Smooth Pursuit Eye Movements and Voluntary Control of Saccades in the Antisaccade Task in Schizophrenic Patients

Yoshihiko Matsue, Hidemitsu Saito, Kazuhito Osakabe, Syuichi Awata, Takashi Ueno, Hiroo Matsuoka, Hideaki Chiba, Yuji Fuse, Mitsumoto Sato

Research output: Contribution to journalArticle

35 Citations (Scopus)

Abstract

Abstract: It has been hypothesized that a saccade control dysfunction is one cause of a smooth pursuit eye movement (SPEM) dysfunction in schizophrenia. We studied the voluntary control of saccades in schizophrenic patients with the SPEM dysfunction using an antisaccade task. The mean error rate in the antisaccade task was significantly higher in the two schizophrenic groups with and without a SPEM dysfunction than in the normal control group. Furthermore, the schizophrenic group with the SPEM dysfunction showed significantly more errors than the schizophrenic group without the SPEM dysfunction. These findings seem to suggest a close relationship between the SPEM dysfunction and the appearance of errors which indicates an inability to inhibit reflexive saccades voluntarily in the antisaccade task. However, 4 of 10 subjects with the SPEM dysfunction showed an error rate less than the mean error rate of the schizophrenic group without the SPEM dysfunction. So, a voluntary control disorder of saccades as the main cause of the SPEM dysfunction appeared to be unlikely. An interesting finding of this study was that many schizophrenic subjects with the SPEM dysfunction showed errors with the latencies similar to those in express saccades2, particularly in the rightward direction. This finding may suggest a close relationship between the SPEM dysfunction in schizophrenic patients and some pathological conditions of express saccades such as disinhibition of express saccades.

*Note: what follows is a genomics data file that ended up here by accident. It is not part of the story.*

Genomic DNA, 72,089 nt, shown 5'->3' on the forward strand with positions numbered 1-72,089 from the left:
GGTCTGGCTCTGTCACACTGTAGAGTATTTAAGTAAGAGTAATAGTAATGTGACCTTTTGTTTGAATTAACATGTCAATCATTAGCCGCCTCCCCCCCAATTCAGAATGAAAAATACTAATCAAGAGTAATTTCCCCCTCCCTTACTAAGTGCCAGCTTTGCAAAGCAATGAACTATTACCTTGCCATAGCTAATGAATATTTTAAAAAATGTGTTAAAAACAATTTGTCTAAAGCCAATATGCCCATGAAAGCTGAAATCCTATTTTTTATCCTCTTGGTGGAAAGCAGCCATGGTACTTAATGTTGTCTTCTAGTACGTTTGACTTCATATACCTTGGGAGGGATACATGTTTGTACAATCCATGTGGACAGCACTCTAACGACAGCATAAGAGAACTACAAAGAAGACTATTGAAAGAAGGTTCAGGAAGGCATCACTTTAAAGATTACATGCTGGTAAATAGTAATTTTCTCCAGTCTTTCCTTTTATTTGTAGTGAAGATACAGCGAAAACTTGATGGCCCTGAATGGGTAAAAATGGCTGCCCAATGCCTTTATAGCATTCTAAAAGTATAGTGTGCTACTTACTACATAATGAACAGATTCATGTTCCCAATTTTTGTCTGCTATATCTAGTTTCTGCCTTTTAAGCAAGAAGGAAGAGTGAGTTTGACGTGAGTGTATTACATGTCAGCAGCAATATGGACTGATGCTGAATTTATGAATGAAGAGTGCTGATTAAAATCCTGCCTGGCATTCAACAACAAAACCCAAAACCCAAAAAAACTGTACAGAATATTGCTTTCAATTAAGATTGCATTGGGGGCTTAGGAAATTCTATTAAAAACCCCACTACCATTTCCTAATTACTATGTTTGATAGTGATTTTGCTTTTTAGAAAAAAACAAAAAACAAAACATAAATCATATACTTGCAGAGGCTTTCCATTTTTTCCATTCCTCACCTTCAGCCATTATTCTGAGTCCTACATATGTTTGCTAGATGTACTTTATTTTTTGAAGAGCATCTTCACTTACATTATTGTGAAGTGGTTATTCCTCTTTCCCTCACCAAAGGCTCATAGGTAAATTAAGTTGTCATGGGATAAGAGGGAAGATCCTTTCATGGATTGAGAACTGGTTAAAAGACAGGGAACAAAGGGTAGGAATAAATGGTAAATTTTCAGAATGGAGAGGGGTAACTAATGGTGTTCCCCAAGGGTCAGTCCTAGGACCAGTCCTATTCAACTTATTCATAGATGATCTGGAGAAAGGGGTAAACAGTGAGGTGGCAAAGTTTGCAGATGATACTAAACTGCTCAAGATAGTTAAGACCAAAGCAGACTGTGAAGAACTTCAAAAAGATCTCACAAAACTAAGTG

Original languageEnglish
Pages (from-to)13-22
Number of pages10
JournalPsychiatry and Clinical Neurosciences
Volume48
Issue number1
DOIs
Publication statusPublished - 1994 Mar

Keywords

  • antisaccade
  • express saccade
  • left hemisphere
  • schizophrenia
  • smooth pursuit eye movement

ASJC Scopus subject areas

  • Neuroscience(all)
  • Neurology
  • Clinical Neurology
  • Psychiatry and Mental health

Fingerprint Dive into the research topics of 'Smooth Pursuit Eye Movements and Voluntary Control of Saccades in the Antisaccade Task in Schizophrenic Patients'. Together they form a unique fingerprint.

  • Cite this